6/11/11 12:38 am - Sex Scandals: French vs. American
It's funny how the two scandals that are currently rocking the United States and France are showcasing the worst about how they're treated in both countries. The DSK scandal shows how far the respect for the privacy of French politicians goes: even multiple rape allegations get hushed up. The case of a Member of Parliament/mayor of a medium town, who has been convicted of sexual harassment (he appealed and lost several times) and is still in office has come to light (before the DSK scandal this was never mentioned in the newspapers), and a minister has had to resign because he's currently being sued for sexual harassment. I hope that it's not just a fad, and that the media will figure out that they should report on sexual offenders who are in office instead of considering it part of their private life. I hope that the DSK scandal is a permanent wake-up call for French politics, and that politicians and other powerful people will learn that assault and harassment are bad career moves.
At the same time (and, funnily enough, in the same city), the Weiner scandal shows the worst about the way Americans handle sex scandals. I like to joke that, in the United States, a sex scandal goes something like this:
* Governor gets arrested while driving to his mistress's house.
* Everyone freaks out and assures you that it's not because they care about the Governor's sex life (they swear they really, really don't), but because he broke the speed limit, and he's the one who signed it into law, and how does he want anyone to respect the law if he thinks he's above it and how are they going to explain that to their children?
* Governor resigns.
There are numerous sex scandals that more or less follow this scenario: Monicagate, Eliot Spizer's scandal, the Larry Craig scandal, the David Vitter scandal, to name a few. Yet in the Weiner scandal (and even the Schwarzenegger scandal), there was not even any law-breaking involved: Congressman Weiner may or may not have tweeted a picture of himself in his underwear for half a second. And yet, the world is ending and people are proclaiming it's the end of his career. By contrast, a few years ago, then-President Chirac was photographed at Fort Brégançon (a French vacationing spot for the President, i.e. government property) by paparazzi in full-frontal nudity. These picture were never, ever shown in the French media, and if they were mentioned, it was only with disgust at the British tabloids, who gleefully printed them (they probably wouldn't have been so quick to publish if it had been Queen Elizabeth II).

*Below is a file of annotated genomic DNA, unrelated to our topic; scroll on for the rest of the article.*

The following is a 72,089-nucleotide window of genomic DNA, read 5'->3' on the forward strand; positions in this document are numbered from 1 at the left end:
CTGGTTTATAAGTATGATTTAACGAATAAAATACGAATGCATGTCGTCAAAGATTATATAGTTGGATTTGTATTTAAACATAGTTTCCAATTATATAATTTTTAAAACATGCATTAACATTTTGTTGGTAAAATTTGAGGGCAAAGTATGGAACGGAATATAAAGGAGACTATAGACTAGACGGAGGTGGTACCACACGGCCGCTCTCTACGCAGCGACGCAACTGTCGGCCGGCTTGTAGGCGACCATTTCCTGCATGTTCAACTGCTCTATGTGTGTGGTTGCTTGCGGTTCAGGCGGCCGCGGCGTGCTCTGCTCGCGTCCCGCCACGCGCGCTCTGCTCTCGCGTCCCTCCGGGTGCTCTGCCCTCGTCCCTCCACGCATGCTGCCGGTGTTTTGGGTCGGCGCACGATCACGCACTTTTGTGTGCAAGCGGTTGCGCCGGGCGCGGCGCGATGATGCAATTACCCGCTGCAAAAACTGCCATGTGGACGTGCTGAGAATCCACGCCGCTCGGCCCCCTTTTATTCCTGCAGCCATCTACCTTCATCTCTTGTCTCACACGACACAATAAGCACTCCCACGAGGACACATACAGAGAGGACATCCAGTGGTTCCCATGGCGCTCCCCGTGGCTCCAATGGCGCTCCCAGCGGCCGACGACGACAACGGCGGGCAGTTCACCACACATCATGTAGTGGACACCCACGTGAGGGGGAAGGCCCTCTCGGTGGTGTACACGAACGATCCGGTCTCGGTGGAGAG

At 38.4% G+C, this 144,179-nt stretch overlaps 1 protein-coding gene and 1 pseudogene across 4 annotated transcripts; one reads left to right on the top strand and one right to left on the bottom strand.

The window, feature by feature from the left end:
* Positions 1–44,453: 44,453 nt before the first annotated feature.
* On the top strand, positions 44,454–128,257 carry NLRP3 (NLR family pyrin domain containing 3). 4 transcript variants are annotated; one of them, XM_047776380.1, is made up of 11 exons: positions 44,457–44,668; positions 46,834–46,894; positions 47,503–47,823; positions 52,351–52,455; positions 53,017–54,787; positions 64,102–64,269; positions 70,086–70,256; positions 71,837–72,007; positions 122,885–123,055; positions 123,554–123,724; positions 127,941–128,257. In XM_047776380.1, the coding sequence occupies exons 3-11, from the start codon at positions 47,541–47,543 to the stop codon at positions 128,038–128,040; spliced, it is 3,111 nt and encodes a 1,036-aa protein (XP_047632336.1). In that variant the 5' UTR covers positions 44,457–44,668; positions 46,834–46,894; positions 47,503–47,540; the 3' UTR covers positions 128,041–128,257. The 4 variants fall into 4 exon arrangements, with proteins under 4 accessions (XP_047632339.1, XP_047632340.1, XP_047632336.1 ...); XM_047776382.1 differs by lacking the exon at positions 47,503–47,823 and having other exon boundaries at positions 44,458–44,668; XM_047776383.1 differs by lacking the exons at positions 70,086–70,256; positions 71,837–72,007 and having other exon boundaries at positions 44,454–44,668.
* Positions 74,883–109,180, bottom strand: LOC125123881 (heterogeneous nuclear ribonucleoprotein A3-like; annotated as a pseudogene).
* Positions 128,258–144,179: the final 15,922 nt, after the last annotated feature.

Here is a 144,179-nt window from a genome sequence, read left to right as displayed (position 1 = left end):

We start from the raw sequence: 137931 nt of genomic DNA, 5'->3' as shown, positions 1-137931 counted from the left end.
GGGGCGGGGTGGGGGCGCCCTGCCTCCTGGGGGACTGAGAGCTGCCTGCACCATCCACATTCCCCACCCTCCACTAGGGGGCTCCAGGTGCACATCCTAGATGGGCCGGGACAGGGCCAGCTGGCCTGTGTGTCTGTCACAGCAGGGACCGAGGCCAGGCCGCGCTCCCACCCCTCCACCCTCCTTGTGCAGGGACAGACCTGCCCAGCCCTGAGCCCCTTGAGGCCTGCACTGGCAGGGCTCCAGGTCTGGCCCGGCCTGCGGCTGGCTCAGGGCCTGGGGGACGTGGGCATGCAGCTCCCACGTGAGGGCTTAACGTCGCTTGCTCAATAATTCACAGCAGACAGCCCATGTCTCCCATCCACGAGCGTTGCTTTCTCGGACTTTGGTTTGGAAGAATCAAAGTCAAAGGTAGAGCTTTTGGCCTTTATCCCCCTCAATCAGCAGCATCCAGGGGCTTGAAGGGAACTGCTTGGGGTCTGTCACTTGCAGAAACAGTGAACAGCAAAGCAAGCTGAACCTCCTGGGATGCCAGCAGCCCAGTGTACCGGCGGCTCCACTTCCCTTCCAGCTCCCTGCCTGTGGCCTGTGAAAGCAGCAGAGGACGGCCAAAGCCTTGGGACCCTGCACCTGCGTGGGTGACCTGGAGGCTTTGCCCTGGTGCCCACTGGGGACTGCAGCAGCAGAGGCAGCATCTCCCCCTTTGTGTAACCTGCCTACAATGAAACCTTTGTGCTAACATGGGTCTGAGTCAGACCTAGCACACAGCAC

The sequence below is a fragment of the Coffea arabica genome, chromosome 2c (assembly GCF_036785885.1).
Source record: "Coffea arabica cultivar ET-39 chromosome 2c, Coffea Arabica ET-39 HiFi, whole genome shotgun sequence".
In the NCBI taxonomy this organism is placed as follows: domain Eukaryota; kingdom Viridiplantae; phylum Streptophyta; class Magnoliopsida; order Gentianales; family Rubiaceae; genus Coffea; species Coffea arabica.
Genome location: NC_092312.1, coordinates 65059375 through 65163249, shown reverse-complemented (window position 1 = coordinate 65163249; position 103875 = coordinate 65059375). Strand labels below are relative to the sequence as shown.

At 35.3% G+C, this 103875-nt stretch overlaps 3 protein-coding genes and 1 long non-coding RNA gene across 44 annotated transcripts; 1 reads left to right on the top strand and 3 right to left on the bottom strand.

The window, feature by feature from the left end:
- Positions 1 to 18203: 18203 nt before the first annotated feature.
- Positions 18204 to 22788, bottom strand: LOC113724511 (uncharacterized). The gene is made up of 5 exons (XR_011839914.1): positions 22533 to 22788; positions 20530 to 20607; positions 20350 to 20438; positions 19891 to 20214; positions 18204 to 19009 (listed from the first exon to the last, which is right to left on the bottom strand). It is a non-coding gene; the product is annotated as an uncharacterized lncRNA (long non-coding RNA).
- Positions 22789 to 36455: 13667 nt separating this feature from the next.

I think, in the end, it comes down to the standards to which politicians are held: in the U.S., they're held to extremely high standards, and when they make a small misstep, they're shot down fast. In France, on the other hand, everyone thinks that politicians are corrupt, lazy and stupid bastards, and people barely bat an eyelid if a politician is found out to be a serial killer who is BFFs with a bunch of bloodthirsty dictators (most of the time, they even get away with it). A show like The West Wing would be unthinkable in France and maybe even the rest of Western Europe: the English gave us The Thick of It and Yes, Minister, and neither are odes to governmental competence. I guess it all comes from the fact that the United States got the closest thing you can get to a clean slate when they decided to build their country and their political system, so they were hopeful in their political system and in the capacities their leaders. The foundations of most European democracies, however, are absolute monarchies and we've had totalitarian dictatorships either at home or in neighbouring countries until not so long ago. As a result, we've seen politics at their worst and we prefer to expect the worst so we're not disappointed.
I definitely think it's better to have high standards for politicians: at least the country gets run with a semblance of efficiency when its leaders know that citizens are watching, taking notes and grading their performance. But if you forget that you're dealing with humans, not angels, you risk not only to lose good people over their humanity, but also to discourage diversity by only allowing cookie-cutter clean people to be successful (no single, single parent, gay or queer people). Blithely letting violent predators into positions of power is wrong, but so is submitting people to 24/7 moral (and sexual) harassment under the pretext that you're holding politicians to a higher standard. It would be nice if both countries realised how extreme they are in how they deal with their leaders' private lives instead of constantly pointing to the other country's extreme behaviour.